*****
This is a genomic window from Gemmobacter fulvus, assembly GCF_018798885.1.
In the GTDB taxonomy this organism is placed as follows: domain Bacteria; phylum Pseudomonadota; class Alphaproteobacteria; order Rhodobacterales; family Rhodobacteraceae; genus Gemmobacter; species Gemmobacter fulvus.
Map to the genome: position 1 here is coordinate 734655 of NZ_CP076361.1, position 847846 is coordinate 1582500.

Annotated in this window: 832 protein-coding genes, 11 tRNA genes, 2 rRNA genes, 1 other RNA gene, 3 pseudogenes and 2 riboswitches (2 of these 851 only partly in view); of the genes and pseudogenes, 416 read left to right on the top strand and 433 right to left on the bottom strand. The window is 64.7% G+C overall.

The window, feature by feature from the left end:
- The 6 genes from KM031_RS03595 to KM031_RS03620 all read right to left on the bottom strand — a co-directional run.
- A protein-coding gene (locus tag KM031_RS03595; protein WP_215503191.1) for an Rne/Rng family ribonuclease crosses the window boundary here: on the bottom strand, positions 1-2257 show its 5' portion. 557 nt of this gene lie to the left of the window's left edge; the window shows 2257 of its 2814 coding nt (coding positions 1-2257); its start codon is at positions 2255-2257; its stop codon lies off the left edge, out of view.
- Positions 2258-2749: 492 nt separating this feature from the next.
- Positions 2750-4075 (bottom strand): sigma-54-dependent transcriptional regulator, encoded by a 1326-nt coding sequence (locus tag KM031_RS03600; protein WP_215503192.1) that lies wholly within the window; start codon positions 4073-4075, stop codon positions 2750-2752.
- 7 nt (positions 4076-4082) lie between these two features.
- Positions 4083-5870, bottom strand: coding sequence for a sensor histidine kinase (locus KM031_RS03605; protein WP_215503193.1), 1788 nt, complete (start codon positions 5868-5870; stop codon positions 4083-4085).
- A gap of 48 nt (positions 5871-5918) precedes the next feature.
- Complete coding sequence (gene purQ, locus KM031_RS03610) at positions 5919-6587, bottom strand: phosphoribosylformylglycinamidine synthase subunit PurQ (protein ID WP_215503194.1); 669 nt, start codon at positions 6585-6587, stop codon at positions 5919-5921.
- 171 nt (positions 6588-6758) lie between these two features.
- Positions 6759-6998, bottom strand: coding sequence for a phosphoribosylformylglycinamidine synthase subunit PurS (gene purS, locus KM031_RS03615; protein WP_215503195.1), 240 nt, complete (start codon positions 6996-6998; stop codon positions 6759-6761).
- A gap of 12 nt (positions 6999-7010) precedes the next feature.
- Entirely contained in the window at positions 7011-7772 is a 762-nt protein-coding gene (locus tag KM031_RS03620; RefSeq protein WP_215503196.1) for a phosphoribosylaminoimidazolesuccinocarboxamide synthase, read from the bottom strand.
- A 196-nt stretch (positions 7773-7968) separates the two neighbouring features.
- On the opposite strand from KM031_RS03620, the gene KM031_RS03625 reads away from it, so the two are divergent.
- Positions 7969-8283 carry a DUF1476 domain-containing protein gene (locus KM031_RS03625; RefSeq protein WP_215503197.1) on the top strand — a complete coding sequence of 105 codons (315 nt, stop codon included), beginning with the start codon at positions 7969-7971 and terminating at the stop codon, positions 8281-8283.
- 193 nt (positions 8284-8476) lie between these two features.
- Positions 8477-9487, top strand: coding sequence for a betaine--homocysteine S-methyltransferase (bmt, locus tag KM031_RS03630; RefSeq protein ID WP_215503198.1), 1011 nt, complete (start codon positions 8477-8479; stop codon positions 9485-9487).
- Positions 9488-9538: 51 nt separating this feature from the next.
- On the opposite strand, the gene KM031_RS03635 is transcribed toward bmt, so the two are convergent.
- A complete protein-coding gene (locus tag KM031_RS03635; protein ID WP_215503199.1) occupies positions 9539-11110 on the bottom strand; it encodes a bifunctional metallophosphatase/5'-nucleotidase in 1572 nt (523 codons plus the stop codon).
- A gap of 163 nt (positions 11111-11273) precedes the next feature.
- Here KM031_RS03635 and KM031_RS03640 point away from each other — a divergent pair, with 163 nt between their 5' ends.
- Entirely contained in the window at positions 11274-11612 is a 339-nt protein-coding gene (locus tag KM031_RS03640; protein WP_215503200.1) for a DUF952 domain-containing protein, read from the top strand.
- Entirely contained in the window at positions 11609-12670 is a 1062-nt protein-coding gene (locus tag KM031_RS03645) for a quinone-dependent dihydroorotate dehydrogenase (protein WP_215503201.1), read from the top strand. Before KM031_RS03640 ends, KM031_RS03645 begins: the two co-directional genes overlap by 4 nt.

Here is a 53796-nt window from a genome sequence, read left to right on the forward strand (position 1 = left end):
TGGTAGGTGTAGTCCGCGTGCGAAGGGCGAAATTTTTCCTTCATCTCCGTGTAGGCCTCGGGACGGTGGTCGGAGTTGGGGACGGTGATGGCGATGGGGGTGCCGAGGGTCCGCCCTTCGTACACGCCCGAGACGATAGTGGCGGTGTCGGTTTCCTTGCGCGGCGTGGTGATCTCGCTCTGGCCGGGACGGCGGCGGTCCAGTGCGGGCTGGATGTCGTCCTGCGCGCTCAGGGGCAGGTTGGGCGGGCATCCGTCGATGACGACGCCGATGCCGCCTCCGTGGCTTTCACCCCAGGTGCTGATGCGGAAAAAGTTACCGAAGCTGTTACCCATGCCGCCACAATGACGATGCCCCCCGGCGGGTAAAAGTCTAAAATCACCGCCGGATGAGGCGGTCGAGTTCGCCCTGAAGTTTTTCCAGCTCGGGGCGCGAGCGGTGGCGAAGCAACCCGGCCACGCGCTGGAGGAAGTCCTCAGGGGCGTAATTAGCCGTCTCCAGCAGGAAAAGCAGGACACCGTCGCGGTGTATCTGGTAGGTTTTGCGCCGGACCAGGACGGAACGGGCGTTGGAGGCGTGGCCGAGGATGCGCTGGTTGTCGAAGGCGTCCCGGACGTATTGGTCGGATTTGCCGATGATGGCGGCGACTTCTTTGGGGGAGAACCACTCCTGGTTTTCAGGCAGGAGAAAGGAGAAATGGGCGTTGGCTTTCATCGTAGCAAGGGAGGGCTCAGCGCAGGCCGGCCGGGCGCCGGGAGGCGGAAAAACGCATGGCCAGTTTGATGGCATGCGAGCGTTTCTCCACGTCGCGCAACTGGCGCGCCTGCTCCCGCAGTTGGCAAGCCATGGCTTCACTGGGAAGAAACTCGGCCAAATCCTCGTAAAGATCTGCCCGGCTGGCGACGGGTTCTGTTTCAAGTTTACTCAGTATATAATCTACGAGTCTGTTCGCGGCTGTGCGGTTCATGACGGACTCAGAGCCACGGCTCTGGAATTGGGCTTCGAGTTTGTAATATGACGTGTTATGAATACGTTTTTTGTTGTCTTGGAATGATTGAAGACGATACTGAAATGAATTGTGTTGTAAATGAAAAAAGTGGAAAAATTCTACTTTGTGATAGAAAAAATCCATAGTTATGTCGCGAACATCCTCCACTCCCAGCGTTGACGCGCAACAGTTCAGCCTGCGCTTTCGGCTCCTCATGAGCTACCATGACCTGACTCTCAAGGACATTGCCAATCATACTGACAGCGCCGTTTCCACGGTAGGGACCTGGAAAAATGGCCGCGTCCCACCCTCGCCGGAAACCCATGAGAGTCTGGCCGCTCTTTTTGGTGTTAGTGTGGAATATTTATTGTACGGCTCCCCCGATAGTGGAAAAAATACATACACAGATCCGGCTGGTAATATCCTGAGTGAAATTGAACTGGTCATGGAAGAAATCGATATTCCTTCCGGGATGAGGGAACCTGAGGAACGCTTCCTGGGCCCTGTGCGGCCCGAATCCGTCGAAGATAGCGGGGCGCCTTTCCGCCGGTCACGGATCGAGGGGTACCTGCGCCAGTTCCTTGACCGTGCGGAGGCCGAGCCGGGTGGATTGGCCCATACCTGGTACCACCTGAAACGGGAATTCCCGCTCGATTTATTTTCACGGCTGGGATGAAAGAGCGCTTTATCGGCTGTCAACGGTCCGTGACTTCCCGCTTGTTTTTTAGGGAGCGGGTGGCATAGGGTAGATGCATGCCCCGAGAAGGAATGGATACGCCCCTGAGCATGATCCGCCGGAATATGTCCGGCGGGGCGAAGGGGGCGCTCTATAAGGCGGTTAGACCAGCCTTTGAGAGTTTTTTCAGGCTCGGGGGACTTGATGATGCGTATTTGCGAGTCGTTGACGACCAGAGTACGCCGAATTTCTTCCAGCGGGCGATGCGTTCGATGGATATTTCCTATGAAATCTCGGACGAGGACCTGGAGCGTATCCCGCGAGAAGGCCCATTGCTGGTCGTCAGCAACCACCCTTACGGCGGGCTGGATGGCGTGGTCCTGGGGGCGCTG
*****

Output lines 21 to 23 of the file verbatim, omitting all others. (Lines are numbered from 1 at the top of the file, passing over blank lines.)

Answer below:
- 193 nt (positions 8284-8476) lie between these two features.
- Positions 8477-9487, top strand: coding sequence for a betaine--homocysteine S-methyltransferase (bmt, locus tag KM031_RS03630; RefSeq protein ID WP_215503198.1), 1011 nt, complete (start codon positions 8477-8479; stop codon positions 9485-9487).
- Positions 9488-9538: 51 nt separating this feature from the next.